Senate OKs measure for state to oversee fraternal benefits societies

Senate OKs measure for state to oversee fraternal benefits societies

by
Idaho Freedom Foundation staff
March 18, 2014
Idaho Freedom Foundation staff
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March 18, 2014
[post_thumbnail] Sen. John Goedde, R-Coeur d'Alene, presented a bill to his Senate colleagues requiring the financial health of fraternal benefits societies to be regulated by the Department of Insurance.

The Idaho State Senate has approved legislation that would expand the authority of the Idaho Department of Insurance (DOI) by enabling the department to impose regulatory controls over the sale of products that, according to some, don’t qualify as insurance.

House Bill 358, which passed in the House in late January, was approved by the Senate on a vote of 25 to 10.

“Idaho has long monitored the risk-based capital assets of insurance companies in the prevention of insolvency of companies,” said Sen. John Goedde, R- Coeur d’Alene, as he presented the bill before the full Senate. “This bill requires fraternal benefits societies (FBS) and other health organizations to submit risk-based capital information.”

Empowering the DOI to regulate the FBS market is an expansion of the agency’s control. According to Tom Donovan, deputy director of the DOI, an FBS is described as “collective organizations, often of a religious nature, that provide some types of benefits to their members.” Last December Donovan spoke on the matter before a legislative interim committee and cited the Knights of Columbus and various Lutheran social care groups as examples of FBS’s that operate in Idaho.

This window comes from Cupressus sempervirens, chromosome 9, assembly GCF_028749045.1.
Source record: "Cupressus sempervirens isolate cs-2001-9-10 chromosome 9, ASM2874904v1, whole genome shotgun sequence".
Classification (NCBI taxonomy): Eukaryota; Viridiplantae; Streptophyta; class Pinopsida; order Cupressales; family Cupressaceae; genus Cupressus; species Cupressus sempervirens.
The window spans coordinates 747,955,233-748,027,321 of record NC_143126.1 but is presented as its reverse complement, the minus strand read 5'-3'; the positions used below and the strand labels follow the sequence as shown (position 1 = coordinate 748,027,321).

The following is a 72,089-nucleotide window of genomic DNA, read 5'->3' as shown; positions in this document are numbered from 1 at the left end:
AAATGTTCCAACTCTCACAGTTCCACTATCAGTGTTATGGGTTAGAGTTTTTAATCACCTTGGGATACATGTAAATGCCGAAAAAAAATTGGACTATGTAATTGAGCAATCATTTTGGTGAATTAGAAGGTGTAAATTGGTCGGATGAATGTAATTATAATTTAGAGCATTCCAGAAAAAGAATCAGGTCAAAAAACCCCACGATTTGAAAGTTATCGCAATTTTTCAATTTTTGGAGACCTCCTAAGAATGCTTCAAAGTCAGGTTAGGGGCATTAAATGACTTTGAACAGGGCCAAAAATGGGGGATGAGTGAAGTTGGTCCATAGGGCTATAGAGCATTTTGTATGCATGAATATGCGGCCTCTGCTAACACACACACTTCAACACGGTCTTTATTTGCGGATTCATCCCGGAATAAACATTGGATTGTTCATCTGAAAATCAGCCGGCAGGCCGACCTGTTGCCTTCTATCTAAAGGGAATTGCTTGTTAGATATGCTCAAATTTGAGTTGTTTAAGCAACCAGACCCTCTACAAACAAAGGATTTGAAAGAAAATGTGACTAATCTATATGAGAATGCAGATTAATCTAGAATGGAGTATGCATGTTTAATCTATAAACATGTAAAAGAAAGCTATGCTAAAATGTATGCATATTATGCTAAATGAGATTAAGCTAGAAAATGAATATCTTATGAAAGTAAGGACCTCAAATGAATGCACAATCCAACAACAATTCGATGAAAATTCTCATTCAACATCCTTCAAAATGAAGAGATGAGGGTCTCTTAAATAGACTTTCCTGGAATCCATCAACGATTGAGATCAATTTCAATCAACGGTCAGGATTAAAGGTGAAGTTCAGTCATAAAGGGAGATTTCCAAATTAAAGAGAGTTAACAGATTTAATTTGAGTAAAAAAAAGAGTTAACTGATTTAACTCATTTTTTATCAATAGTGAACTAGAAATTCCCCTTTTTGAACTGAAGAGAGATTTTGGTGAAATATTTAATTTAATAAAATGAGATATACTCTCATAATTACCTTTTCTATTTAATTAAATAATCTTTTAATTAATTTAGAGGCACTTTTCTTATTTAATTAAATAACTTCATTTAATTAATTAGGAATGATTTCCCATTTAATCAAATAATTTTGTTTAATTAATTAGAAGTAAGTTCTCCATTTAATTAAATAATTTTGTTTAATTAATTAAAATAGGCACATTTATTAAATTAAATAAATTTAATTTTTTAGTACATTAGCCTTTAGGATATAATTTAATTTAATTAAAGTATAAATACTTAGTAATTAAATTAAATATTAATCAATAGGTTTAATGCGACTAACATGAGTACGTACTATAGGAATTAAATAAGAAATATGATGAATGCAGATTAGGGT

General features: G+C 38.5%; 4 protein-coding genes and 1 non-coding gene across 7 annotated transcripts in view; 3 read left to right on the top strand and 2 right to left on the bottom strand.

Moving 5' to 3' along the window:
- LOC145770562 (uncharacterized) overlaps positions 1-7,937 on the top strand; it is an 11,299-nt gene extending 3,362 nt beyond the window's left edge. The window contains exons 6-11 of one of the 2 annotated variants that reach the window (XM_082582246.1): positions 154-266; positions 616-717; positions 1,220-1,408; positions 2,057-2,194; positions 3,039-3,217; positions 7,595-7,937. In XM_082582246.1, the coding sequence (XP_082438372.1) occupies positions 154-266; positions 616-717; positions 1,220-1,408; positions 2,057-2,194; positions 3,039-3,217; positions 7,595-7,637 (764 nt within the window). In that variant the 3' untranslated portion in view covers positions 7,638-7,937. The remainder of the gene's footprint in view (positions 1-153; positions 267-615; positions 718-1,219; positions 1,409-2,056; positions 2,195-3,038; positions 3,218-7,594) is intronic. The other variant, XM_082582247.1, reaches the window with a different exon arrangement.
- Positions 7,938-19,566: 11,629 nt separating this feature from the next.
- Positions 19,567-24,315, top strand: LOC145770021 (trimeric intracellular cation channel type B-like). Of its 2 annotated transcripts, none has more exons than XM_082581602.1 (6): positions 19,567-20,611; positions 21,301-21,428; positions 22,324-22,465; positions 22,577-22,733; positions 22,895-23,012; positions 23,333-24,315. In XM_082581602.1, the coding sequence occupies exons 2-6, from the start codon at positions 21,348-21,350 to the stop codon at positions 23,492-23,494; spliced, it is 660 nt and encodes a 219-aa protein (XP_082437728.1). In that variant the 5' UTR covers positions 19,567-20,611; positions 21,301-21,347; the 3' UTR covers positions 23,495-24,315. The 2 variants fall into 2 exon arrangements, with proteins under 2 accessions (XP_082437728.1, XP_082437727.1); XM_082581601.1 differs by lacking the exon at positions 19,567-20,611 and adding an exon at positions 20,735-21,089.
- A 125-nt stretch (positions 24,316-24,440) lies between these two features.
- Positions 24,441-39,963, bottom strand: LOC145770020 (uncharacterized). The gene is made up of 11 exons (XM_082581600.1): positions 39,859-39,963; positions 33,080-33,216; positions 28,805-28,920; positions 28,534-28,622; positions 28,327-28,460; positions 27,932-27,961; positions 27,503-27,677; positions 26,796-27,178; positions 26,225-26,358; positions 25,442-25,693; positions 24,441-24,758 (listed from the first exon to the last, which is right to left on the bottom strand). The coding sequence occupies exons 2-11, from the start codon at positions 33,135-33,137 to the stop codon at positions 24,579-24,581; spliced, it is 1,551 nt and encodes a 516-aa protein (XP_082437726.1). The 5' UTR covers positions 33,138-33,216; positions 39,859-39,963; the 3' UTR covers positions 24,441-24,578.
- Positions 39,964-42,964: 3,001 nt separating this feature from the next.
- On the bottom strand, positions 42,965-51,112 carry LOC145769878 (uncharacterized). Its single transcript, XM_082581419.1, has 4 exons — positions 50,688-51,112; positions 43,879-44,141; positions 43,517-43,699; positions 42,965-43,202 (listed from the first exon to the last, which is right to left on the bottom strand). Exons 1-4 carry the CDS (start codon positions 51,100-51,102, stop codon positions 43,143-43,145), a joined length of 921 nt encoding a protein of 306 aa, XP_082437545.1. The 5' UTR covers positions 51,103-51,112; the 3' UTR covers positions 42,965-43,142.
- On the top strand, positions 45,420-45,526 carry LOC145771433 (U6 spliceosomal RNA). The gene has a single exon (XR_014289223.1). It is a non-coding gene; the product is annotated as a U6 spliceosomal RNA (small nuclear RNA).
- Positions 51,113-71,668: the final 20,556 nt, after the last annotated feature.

Donovan told IdahoReporter.com that insurance companies operating in Idaho currently have to maintain $2 million in capital reserves. House Bill 358 will expand that requirement to FBS’s, requiring that FBS operators report their assets to the DOI. “The intention of this bill is to protect the solvency of Idaho insurance companies,” Goedde stated during Senate debate.

However, according to a professional organization of FBS operators, the services of an FBS are not the same as the services provided under an insurance policy.

The American Fraternal Alliance, a professional consortium, says on its website that FBS “have their roots as mutual aid organizations—founded to serve the needs of immigrants and other underserved groups before the days of government and employer-based health care and retirement programs. Today’s fraternals are focused on serving the needs of others in the communities where their members live and work.”

In January several members of the House argued that House Bill 358 would expand the DOI’s authority in ways in which it was never intended to be expanded.

“These organizations (FBS organizations) have traditionally been excluded (from insurance company regulations) for a reason,” Rep. Lynn Luker, R-Boise, said. “I am not sure why the Department of Insurance is seeking to oversee medical service providers.”
Also debating against the bill was Rep. Vito Barbieri, R-Dalton Gardens. “This expands the authority of DOI where it was previously deemed to be not necessary,” he said.

Goedde noted Monday during the debate that House Bill 358 “will expand the scrutiny of companies that operate an FBS.” There was no subsequent debate in the Senate.

The bill now goes to Gov. Butch Otter for his consideration.

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